Cybersecurity risk management frameworks (RMFs), the government’s set of conditions for architecture, security and monitoring of information technology, would certainly apply to Internet of Things devices, Bush suggested. “We would still be looking at having a risk management framework control set for these devices,” he stated. “It is because we don’t know what could happen, and we need to make sure we are covering our bases with IoT devices. So I think we are going to see the RMF control set increase and I think we are going to see different controls come into play as these IoT devices become more prevalent.”

Lee emphasized that continuous monitoring, which is employed in current RMF structures, has to be part of any IoT solution. “We can bring these things on board and we can do the initial assessments, but to keep them, they have to be monitored. We have to make sure that they are not breached or aren’t doing funny things that they shouldn’t be doing.”

The panelists all agreed that awareness and education about IoT security measures will be needed. When DOD started using RMF, it was all about awareness, Lee observed. “And with IoT it is the same thing,” she stated. “So we in cyber need to train and teach our non-cyber professionals or our engineers, what cybersecurity related to IoT is all about, why it is important and what happens if we don’t do it.”

From his security-related role, Bush recognized that program managers do not always understand why RMF controls will still need to be in place. “Making the PMs and Pfms [program managers and portfolio managers] and other leaders understand the need for cybersecurity in regard to IoT, and beginning some level of security, is the most important piece we’ve been doing at Systems Command,” he noted. “And we are working with the operational side to make sure those security controls meet their needs.”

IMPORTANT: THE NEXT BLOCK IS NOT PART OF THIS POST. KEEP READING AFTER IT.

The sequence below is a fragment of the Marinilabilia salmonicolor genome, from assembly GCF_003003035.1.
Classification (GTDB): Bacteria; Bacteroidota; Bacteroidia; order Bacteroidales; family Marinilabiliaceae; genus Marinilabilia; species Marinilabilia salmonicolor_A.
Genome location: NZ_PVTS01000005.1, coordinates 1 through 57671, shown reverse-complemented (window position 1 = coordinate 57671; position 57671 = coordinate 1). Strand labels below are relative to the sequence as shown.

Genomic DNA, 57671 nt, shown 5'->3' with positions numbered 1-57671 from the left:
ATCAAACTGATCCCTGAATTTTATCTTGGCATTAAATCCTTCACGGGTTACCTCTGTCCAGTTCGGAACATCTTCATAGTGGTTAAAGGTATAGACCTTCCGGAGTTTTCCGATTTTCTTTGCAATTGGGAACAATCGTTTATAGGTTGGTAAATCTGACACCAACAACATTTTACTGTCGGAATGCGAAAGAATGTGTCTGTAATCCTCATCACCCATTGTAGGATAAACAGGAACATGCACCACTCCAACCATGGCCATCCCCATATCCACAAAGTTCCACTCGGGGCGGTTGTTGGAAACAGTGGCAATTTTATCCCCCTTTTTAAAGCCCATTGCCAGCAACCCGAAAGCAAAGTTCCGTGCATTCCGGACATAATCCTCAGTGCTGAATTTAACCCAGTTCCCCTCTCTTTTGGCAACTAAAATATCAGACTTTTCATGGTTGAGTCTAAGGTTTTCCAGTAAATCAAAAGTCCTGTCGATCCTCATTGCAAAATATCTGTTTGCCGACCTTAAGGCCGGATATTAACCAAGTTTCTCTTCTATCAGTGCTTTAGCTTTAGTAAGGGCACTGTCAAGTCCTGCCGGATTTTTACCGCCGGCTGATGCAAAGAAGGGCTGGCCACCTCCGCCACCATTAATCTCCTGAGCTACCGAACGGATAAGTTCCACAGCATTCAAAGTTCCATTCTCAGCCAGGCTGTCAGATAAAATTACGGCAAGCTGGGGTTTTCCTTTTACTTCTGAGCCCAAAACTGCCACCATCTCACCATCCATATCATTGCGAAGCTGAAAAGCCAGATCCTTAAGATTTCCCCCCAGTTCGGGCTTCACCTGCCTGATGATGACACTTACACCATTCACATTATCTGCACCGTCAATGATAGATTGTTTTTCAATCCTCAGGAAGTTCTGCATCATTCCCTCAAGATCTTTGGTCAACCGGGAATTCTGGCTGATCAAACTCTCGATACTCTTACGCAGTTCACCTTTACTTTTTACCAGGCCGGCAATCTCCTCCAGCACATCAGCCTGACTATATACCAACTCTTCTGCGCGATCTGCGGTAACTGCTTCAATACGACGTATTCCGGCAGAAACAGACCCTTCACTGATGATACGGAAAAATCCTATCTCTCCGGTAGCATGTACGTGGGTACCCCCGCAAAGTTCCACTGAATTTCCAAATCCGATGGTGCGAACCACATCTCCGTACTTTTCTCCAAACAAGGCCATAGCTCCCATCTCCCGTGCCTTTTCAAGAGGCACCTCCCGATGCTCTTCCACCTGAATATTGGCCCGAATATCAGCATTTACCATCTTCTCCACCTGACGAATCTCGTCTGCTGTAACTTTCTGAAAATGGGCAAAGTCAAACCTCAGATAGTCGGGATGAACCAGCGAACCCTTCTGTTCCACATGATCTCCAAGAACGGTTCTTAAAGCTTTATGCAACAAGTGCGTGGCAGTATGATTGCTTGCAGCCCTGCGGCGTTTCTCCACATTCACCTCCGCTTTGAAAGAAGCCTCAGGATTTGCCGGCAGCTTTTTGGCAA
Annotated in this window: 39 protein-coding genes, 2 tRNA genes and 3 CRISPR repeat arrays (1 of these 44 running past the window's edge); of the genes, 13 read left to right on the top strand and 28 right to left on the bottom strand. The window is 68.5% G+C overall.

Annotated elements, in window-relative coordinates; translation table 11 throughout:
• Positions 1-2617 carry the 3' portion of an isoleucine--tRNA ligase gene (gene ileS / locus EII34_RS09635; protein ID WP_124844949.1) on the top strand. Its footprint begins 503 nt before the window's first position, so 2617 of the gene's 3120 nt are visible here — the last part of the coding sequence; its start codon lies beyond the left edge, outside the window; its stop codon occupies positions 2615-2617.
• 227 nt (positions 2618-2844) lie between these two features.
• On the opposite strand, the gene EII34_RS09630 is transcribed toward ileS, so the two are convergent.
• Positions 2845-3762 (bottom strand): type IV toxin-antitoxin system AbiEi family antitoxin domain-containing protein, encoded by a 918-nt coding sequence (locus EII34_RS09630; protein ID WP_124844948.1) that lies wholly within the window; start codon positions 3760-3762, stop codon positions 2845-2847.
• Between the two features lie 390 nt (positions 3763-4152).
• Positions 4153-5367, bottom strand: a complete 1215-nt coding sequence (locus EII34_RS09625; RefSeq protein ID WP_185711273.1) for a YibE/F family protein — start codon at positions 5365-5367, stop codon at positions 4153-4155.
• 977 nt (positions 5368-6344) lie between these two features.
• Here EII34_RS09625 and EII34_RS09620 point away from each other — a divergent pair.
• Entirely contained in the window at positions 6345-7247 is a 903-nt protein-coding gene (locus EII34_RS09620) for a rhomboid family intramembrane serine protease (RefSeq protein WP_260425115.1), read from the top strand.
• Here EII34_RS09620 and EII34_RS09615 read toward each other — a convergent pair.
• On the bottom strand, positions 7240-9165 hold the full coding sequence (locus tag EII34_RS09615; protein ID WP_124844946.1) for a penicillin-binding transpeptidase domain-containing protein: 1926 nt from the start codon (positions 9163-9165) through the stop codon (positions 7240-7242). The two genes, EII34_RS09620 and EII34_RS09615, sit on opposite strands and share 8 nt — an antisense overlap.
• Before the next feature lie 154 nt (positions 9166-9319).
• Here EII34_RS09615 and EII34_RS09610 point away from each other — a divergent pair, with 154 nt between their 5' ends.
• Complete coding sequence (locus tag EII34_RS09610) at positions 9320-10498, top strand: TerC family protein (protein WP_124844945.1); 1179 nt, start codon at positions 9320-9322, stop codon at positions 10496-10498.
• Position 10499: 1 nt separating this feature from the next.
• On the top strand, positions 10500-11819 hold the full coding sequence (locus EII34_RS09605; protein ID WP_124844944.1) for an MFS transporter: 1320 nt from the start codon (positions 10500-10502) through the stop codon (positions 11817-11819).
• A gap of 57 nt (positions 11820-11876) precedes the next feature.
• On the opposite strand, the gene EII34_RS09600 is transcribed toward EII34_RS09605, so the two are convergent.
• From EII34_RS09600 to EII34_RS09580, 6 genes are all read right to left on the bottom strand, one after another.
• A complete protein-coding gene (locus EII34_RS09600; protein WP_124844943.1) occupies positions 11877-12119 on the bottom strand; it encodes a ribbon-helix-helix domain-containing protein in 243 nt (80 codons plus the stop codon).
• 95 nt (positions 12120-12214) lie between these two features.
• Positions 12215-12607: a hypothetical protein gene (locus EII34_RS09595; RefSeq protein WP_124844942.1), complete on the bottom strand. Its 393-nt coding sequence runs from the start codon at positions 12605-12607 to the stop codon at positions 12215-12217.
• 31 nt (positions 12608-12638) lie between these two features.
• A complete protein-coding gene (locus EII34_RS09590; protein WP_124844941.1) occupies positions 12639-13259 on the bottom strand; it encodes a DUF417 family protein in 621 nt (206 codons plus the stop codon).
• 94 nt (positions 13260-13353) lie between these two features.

In addition, any cybersecurity awareness effort has to address the tendency of employees to use unsanctioned devices, Bergeaux continued. Already an existing problem, employee use of so-called shadow IT, or unsanctioned information technology use, can easily spread to the realm of IoT devices. “I think this is going to be shadow devices,” he warned. “if we don’t know going in this is possible, that people are going to use IoT even if it is not allowed, then we are kidding ourselves.”

The problem is that IoT devices can be useful or practical and people will rationalize that it is okay to use the digital tools because it helps complete tasks. Employees will say, "I’m not supposed to have that device, but I’m trying to getting the mission done,” Letteer said.

“We have to continue to push against the desire of users to break the rules,” Bergeaux stressed. He acknowledged that there are some technologies coming into the marketplace that will start to address IoT security, but until then, the military has to handle IoT as hostile devices. “That is what we can do now,” he said.

Lee added that the sheer frequency of cyber attacks and awareness about the breaches is helping to bring attention to military leaders for the need for secured devices. “With all the things in the news lately, I think the leaders are finally starting to get the importance of it and they are starting to listen more,” she stated. “All these things are coming and we need to be smart about it.”